June 3, 2009 The cardiovascular fitness level of cancer survivors is not affected by many standard cancer therapies, say researchers from Georgetown University Medical Cancer. That is the finding of a new observational study to be presented today at the American College of Sports Medicine in Seattle.
"We know physical activity is a critical component of cancer survivorship, both during and after cancer treatment," says Jennifer LeMoine, PhD, a post-doctoral research fellow with training in exercise physiology at GUMC's Lombardi Comprehensive Cancer Center. "In order to prescribe an exercise program, it's critical that we understand our patient's fitness level and whether or not treatment has had an impact on their cardiovascular health."
For the study, the researchers conducted a chart review of 49 women who attended a physician-directed fitness clinic for cancer survivors, founded and run by Priscilla Furth, MD, the study's co-author. The data included demographics, physical activity levels and cancer treatment type, duration and time since their treatment. Fitness assessments were conducted using a three-minute step test during a clinic visit. The purpose of the study was to access the step test as a way of determining a patient's current cardiovascular fitness level.
LeMoine says, "Often, what people think they are physically capable of doing and what they can actually do are two very different things. Many have a better fitness level than they expect while some find they're not as fit as they thought. The step-test gives us a better idea of their exercise tolerance and cardiovascular-fitness."
All the patients in the study were women and were diverse by age and body mass index. Their cancer diagnoses and treatments varied. Overall, 33 percent of the survivors were sedentary and 67 percent reported being physically active. Thirty-five (71 percent) of the participants completed the step test. Test completion and heart rate recovery were not affected by treatment, BMI, or age.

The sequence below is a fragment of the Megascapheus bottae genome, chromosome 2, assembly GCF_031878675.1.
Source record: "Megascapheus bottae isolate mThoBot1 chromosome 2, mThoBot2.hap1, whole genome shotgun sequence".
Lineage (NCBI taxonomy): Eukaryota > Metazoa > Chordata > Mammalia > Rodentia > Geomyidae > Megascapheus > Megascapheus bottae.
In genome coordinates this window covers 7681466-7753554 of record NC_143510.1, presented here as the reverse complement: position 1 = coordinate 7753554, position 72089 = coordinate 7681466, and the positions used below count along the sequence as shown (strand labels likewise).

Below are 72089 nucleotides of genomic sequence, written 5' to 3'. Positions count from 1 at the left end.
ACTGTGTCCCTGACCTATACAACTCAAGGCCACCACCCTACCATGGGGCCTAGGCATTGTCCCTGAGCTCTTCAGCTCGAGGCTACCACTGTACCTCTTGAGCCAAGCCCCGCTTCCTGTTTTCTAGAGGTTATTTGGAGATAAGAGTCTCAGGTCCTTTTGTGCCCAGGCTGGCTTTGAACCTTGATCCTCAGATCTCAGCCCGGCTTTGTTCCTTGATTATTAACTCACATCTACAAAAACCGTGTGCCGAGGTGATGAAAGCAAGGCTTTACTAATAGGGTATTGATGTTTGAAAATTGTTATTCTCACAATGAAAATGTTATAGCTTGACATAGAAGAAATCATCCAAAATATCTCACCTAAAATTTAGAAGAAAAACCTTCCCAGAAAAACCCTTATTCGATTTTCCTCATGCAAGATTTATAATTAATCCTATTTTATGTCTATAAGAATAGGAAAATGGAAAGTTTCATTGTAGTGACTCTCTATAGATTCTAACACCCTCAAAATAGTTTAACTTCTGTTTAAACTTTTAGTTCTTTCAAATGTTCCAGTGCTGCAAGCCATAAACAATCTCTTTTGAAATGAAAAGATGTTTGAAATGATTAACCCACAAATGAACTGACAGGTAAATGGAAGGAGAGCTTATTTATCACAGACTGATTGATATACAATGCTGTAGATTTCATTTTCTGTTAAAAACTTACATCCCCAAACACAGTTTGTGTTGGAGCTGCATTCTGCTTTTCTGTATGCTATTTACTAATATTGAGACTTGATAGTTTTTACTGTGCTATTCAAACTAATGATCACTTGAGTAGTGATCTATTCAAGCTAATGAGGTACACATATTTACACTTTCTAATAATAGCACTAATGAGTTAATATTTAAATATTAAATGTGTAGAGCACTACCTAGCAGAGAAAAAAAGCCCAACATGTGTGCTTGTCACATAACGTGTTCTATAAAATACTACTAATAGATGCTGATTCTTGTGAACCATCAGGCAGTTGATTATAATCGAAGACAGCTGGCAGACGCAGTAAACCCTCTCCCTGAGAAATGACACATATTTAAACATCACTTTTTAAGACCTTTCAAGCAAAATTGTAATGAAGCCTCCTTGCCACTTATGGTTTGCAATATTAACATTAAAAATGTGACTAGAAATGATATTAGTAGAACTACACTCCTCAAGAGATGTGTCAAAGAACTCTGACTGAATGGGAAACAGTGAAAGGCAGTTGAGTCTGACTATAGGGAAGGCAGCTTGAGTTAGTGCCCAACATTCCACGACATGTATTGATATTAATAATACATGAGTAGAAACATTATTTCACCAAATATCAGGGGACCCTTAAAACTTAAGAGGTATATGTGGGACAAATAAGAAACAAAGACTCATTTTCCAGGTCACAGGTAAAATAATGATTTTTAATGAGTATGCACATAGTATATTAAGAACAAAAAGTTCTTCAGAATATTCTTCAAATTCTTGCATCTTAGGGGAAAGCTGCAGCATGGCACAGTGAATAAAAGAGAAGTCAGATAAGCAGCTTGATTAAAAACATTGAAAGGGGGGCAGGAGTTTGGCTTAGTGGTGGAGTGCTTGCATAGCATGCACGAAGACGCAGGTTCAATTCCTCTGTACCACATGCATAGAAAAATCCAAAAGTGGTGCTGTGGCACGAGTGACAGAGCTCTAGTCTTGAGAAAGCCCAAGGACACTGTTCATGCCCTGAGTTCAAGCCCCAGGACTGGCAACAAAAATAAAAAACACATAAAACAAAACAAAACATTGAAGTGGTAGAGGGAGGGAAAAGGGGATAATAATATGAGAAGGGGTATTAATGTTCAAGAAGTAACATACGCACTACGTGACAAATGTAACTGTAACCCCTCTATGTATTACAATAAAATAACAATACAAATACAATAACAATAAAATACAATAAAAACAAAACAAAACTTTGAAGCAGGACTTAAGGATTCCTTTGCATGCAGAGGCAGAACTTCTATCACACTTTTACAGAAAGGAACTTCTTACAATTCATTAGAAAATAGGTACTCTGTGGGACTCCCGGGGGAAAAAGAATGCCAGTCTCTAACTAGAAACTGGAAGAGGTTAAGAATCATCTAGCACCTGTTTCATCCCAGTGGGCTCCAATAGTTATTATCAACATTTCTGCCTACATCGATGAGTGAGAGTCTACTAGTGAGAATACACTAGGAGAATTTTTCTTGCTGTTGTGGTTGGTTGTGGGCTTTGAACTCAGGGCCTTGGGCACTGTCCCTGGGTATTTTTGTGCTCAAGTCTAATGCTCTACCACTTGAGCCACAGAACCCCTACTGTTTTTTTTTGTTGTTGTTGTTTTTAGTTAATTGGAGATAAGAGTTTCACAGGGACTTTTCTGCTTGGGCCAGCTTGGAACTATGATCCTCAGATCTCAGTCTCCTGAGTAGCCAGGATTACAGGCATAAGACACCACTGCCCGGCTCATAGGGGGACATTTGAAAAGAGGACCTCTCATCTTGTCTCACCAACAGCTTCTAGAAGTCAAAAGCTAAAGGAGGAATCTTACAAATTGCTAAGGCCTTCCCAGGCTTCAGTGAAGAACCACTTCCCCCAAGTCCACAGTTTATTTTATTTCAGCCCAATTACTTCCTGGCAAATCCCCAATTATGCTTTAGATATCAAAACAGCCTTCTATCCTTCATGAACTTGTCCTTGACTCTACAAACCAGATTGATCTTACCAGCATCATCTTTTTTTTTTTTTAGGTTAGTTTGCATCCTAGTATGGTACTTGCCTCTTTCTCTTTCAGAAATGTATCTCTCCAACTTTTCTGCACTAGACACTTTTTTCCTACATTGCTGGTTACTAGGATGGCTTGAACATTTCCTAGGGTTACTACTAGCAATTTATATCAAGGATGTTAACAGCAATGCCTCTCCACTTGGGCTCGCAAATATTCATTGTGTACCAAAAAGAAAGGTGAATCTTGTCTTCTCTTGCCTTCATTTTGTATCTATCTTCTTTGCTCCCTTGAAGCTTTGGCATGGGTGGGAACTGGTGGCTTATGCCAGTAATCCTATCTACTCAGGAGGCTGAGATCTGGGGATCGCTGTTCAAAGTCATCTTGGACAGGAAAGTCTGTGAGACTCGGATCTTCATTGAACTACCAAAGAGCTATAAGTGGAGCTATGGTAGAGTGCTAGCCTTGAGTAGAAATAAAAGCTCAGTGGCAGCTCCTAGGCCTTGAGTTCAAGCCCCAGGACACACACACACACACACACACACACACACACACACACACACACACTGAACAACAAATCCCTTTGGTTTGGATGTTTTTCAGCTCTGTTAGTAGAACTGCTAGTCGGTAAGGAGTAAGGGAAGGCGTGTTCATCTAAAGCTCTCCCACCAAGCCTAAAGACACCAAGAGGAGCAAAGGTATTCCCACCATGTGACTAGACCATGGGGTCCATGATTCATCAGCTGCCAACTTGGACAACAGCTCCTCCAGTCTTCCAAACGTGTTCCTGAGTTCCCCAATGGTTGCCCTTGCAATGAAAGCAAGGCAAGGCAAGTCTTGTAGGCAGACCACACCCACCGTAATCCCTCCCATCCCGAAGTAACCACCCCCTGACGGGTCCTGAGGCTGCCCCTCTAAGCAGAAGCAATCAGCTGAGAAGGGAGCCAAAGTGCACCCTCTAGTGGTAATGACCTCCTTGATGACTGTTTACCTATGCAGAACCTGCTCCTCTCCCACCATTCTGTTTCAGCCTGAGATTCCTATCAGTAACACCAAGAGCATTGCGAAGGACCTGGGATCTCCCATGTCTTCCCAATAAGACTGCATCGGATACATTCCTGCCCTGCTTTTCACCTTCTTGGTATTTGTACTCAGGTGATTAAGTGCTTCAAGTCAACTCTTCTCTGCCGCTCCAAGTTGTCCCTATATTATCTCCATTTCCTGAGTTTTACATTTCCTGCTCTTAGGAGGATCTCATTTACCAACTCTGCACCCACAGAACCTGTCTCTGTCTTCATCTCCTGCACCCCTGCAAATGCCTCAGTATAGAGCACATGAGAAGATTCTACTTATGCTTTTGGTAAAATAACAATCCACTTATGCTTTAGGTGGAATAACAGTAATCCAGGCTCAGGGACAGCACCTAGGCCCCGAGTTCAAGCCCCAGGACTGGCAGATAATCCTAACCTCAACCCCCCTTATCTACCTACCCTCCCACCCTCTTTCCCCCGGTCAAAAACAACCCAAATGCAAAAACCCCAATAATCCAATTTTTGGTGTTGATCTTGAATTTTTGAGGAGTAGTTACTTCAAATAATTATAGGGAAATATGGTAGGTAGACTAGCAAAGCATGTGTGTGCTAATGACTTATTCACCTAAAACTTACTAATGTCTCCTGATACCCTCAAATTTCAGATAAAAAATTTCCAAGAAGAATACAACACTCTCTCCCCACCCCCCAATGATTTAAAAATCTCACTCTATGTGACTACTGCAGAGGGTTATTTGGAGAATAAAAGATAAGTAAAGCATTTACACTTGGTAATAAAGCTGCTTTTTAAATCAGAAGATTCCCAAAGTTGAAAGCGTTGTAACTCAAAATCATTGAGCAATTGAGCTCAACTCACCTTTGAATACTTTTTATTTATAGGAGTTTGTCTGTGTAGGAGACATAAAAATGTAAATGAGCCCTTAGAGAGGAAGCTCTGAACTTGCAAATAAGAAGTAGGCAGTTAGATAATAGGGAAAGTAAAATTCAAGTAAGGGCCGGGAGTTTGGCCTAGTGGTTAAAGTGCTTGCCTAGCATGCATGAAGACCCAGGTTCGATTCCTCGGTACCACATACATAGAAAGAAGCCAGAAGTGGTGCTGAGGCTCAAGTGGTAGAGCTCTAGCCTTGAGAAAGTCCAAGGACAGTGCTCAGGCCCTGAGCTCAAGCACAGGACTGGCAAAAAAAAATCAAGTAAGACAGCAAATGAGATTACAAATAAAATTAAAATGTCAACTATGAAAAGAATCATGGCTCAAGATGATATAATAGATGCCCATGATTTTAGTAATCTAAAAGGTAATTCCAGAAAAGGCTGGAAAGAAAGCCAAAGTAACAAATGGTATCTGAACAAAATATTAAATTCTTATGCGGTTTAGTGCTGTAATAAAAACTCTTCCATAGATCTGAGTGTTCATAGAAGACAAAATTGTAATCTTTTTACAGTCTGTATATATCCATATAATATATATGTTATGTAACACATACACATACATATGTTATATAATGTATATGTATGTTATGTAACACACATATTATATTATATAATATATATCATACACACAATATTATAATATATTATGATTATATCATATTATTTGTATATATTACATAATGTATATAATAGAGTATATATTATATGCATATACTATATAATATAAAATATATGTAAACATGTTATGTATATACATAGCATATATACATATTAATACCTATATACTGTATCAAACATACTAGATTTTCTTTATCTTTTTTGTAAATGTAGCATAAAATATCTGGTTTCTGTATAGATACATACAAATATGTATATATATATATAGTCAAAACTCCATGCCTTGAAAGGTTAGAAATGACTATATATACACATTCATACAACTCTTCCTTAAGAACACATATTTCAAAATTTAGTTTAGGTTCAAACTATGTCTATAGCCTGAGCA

"What's really exciting to us was that we found that cardiovascular fitness was not affected by the expected culprits -- cancer treatment, type, duration or time since treatment," LeMoine explains. "That isn't to say there aren't side-effects of some treatments that may hinder physical activity, but when it comes to actual cardiovascular fitness as measured in our clinic, many of the standard treatments didn't have a role."
"We've modified an in-clinic cardiovascular assessment tool , the three-minute step test, with the goal of finding a test that can easily and quickly be performed in a physician's office," explains Priscilla A. Furth, MD, a professor of oncology and medicine at Lombardi. "Having this kind of evaluation tool is critical for physicians, like me, who are interested in prescribing physical activity for this population."
LeMoine and Furth report no related financial interests. There was no external funding for this research.
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